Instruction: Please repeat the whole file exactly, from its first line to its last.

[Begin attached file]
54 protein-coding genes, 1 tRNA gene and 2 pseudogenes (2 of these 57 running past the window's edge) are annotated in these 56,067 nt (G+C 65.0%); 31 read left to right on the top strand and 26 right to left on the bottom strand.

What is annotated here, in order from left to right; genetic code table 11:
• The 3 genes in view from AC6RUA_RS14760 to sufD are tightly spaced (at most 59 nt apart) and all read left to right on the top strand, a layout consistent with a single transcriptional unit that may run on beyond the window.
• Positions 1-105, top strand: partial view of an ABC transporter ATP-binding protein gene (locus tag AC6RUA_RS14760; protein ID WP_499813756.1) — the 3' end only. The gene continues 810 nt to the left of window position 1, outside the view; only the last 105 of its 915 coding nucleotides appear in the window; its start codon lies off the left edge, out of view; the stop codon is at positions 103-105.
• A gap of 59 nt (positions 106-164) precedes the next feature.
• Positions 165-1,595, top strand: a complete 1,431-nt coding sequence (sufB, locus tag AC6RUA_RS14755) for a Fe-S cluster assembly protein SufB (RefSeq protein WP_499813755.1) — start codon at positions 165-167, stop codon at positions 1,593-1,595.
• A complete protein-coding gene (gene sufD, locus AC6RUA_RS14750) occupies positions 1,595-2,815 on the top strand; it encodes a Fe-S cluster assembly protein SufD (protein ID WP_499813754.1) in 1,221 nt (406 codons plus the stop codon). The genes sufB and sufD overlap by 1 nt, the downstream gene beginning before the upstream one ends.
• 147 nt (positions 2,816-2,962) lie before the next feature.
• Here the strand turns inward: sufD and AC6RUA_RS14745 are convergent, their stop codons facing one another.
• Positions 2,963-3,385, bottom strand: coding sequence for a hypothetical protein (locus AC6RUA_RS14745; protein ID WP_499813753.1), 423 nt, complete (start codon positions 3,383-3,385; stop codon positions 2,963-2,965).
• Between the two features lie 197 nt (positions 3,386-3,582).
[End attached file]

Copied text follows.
54 protein-coding genes, 1 tRNA gene and 2 pseudogenes (2 of these 57 running past the window's edge) are annotated in these 56,067 nt (G+C 65.0%); 31 read left to right on the top strand and 26 right to left on the bottom strand.

What is annotated here, in order from left to right; genetic code table 11:
• The 3 genes in view from AC6RUA_RS14760 to sufD are tightly spaced (at most 59 nt apart) and all read left to right on the top strand, a layout consistent with a single transcriptional unit that may run on beyond the window.
• Positions 1-105, top strand: partial view of an ABC transporter ATP-binding protein gene (locus tag AC6RUA_RS14760; protein ID WP_499813756.1) — the 3' end only. The gene continues 810 nt to the left of window position 1, outside the view; only the last 105 of its 915 coding nucleotides appear in the window; its start codon lies off the left edge, out of view; the stop codon is at positions 103-105.
• A gap of 59 nt (positions 106-164) precedes the next feature.
• Positions 165-1,595, top strand: a complete 1,431-nt coding sequence (sufB, locus tag AC6RUA_RS14755) for a Fe-S cluster assembly protein SufB (RefSeq protein WP_499813755.1) — start codon at positions 165-167, stop codon at positions 1,593-1,595.
• A complete protein-coding gene (gene sufD, locus AC6RUA_RS14750) occupies positions 1,595-2,815 on the top strand; it encodes a Fe-S cluster assembly protein SufD (protein ID WP_499813754.1) in 1,221 nt (406 codons plus the stop codon). The genes sufB and sufD overlap by 1 nt, the downstream gene beginning before the upstream one ends.
• 147 nt (positions 2,816-2,962) lie before the next feature.
• Here the strand turns inward: sufD and AC6RUA_RS14745 are convergent, their stop codons facing one another.
• Positions 2,963-3,385, bottom strand: coding sequence for a hypothetical protein (locus AC6RUA_RS14745; protein ID WP_499813753.1), 423 nt, complete (start codon positions 3,383-3,385; stop codon positions 2,963-2,965).
• Between the two features lie 197 nt (positions 3,386-3,582).